In the Doro !nawas mountains in the Namib desert in northwest Central Namibia, vegetation is sparse, trees and bushes generally only grow along small dry river beds. Thanks to various permanent waterholes, however, there is an unusually high occurrence of different animals: springboks, giraffes, elephants, lions and leopards all cross the area. The area remains untouched by humans at the current time. It is not inhabited or exploited in any other way. It was a different story in the past, however. Numerous instances of rock art representing animals as well as human footprints and animal tracks show that stone age hunters and gatherers lived here in the past.
Until now, archaeologists have only been able to interpret the species of the animals depicted in the rock art. Animal tracks tended to be classified together with the abstract symbols. “Researchers have until now completely neglected the fact that traces and tracks are also a valuable source of information,” explains PD Dr. Andreas Pastoors from the Institute for Prehistory and Protohistory at FAU. Together with his FAU colleagues Prof. Dr. Thorsten Uthmeier and Dr. Tilman Lenssen-Erz from the African Research Institute at the University of Cologne, Pastoors has therefore taken a new approach, merging western archaeological science with indigenous knowledge in an innovative research project. The project began in 2013, when San tracking experts from Namibia read human footprints on the floor of caves in France decorated with rock art from the Ice Age. Now together with the Namibian tracking experts Tsamgao Ciqae, Ui Kxunta and Thui Thao from the Nyae Nyae Conservancy in Namibia, the three researchers set up camp for approximately one week in the Doro !nawas mountains, and investigated six rock faces depicting a particularly large number of human footprints and animal tracks.
The investigated rock faces are at the edge of an area resembling a crater with a diameter of approximately one kilometer in the Doro !nawas mountains. “At the upper edge there are large boulders with flat surfaces which people in the Stone Age decorated with rock art,” explains Pastoors. The rock art shows various different motifs, ranging from human footprints to people and animals such as elephants, giraffes, rhinoceroses and ostriches. “These images are easily recognizable by western archaeologists,” says Pastoors. However, they also depict animal tracks that have until now only been classified together with the abstract symbols. “Seen from the perspective of western art history, researchers are unable to recognize anything in these images, as they are lacking the relevant expertise. For this reason, the tracks have not yet been assessed as a legible source of information, which has in turn led to misleading hierarchies being created with regard to the value of the various images.”
Stone age illustrations of animal tracks prove to be a valuable source of information
The study that has now been published counteracts this trend. Tsamgao Ciqae, Ui Kxunta und Thui Thao have discovered surprising details in the rock art. In more than 90 percent of the analyzed 513 images they were able to determine the species, age range, sex, specific limbs, side of the body and the direction of the animal tracks or human footprints. Interestingly, the animal tracks indicated a larger variety of species than those in the pictures of animals illustrated in profile in rock art in neighboring regions. The team of researchers was able to identify 20 further animal species in the animal tracks, ranging from bushpig, buffalo, monkey and caracal to various different types of antelopes (duiker, bushbuck, roan antelope, ibex), to bird species such as red-crested korhaan and marabou. One rather surprising aspect is that some of these species require damper conditions than those found in this part of Namibia, at least at the current time. But then why did the stone-age artists draw them? How did they know about them? “We cannot answer these questions with the state of research as it stands at present,” admits Pastoors. However, it is plausible that the artists knew other regions with damper environmental conditions, as the Doro !nawas mountains were similarly dry as they are today.”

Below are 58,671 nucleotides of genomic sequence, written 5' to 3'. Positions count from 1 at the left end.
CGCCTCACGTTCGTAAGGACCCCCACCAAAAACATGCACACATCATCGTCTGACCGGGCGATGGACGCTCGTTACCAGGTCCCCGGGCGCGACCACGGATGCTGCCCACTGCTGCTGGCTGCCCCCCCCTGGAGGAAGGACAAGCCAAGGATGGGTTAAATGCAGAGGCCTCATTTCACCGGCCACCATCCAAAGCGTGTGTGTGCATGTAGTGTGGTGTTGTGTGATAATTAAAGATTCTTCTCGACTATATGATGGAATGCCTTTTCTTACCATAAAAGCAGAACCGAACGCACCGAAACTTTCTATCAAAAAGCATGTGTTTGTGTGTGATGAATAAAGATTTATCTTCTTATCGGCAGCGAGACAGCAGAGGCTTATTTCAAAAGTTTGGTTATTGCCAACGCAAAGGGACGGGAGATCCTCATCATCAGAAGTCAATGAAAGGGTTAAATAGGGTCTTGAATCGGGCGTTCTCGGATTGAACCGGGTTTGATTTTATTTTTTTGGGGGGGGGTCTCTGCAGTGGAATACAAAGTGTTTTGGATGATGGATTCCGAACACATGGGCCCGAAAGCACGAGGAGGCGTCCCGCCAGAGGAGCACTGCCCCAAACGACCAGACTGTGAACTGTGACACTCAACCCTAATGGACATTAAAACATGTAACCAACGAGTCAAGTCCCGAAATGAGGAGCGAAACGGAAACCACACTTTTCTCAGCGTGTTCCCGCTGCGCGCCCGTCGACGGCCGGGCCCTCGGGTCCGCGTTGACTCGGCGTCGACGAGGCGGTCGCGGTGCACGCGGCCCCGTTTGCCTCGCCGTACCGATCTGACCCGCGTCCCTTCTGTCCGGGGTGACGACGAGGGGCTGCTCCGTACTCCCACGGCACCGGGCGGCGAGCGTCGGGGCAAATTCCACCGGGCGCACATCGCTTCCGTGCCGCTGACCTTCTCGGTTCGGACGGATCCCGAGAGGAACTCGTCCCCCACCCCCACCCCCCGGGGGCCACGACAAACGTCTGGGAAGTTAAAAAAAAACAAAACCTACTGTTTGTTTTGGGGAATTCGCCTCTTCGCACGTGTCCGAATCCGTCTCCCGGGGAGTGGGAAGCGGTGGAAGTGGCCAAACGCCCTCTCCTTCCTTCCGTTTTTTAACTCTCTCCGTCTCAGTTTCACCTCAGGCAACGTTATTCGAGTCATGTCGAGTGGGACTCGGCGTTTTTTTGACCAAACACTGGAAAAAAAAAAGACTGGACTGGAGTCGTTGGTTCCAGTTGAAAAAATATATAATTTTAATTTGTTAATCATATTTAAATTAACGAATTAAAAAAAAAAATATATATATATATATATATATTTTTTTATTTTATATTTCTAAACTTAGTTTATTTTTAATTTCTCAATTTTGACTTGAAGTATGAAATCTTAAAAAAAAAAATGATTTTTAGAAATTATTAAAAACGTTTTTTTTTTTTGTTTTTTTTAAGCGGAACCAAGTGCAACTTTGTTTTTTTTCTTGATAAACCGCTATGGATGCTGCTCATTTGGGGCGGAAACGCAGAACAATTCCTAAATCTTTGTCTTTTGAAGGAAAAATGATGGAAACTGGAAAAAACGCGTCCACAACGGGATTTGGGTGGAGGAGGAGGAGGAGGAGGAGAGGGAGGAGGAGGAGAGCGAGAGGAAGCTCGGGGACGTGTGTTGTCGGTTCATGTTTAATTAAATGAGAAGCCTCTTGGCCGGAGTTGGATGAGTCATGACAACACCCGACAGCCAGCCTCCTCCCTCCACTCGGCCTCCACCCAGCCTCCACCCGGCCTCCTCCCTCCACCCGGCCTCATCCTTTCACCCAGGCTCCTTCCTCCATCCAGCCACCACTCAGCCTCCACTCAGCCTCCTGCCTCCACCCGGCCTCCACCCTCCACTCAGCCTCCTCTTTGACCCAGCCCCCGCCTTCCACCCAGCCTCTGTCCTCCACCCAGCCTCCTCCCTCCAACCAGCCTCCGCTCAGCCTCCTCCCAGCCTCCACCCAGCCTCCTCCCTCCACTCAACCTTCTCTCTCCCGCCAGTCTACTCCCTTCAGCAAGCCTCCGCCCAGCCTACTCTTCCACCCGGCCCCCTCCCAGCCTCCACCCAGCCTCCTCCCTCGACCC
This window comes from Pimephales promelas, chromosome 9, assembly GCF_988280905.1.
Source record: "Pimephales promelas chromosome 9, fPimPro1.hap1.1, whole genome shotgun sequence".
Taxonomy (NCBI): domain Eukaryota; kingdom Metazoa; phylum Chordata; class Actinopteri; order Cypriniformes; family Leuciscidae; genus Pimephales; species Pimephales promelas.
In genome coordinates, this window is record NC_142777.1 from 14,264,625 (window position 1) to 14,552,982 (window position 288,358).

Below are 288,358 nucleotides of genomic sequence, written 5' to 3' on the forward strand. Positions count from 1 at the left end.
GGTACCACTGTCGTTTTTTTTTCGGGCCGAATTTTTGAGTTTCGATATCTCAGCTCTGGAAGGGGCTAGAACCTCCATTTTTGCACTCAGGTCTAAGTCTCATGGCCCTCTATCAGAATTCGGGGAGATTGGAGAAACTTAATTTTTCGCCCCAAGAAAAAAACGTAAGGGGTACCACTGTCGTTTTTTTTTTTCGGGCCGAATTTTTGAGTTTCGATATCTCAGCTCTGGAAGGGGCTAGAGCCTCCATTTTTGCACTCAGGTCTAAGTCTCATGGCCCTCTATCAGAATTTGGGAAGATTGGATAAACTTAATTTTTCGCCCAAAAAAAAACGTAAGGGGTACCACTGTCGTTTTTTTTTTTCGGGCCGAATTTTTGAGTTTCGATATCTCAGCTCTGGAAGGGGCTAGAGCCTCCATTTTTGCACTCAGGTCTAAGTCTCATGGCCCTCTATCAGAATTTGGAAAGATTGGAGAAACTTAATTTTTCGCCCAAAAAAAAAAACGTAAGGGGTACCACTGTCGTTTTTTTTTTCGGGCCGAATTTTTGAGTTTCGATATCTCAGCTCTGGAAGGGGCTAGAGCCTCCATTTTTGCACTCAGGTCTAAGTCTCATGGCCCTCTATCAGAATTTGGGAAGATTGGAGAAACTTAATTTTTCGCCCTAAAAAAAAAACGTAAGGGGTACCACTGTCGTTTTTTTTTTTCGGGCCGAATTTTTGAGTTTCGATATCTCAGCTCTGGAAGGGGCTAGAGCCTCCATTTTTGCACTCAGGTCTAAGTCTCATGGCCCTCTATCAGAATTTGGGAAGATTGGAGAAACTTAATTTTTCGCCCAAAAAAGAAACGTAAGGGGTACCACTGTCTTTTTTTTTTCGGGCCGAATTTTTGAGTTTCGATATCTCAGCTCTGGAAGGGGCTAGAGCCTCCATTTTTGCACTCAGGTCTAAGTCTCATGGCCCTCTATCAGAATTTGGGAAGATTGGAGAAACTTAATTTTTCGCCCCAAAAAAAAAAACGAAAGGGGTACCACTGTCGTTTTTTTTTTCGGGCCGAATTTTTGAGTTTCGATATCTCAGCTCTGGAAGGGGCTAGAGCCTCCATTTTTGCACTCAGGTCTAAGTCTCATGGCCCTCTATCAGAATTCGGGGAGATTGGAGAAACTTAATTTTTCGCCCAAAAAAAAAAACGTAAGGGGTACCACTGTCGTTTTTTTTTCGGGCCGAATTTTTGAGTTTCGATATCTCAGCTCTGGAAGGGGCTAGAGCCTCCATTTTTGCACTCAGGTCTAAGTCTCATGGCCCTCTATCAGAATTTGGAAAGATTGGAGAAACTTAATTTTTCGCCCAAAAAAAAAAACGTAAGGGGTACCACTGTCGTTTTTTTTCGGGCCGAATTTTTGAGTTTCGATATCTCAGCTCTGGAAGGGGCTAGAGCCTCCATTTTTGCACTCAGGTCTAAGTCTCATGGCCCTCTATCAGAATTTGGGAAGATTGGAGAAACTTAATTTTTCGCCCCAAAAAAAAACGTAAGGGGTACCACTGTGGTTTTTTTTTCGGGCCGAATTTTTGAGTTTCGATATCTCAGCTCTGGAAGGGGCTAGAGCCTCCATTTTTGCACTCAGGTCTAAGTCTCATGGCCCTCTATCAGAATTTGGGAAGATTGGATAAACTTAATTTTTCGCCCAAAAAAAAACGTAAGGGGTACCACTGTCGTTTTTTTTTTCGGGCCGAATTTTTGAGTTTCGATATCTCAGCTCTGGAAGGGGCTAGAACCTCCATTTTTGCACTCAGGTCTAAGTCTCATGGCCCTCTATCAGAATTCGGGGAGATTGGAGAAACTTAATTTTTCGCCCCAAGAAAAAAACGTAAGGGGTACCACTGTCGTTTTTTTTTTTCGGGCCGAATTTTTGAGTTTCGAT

In addition, the analyses show patterns that are obviously the result of cultural preferences. This includes, for example, the relative direction of the individual animal tracks that the tracking experts were able to decipher from the images. “We beamed a virtual clock onto the rock face and then noted the direction of the tracks according to the hours on the clock face.” The result: Most tracks pointed upwards towards 12 o’clock, only a few pointed down towards 6 o’clock. The one exception were the zebra tracks. They were depicted traveling in all directions. “It’s really exciting to see that the animal tracks can give us far more information that we originally thought,” summarizes Pastoors.
For him, the study is also a “further confirmation of the fact that indigenous knowledge with its extensive insights in a number of different subject areas has a valuable contribution to make towards driving archaeological research forward.”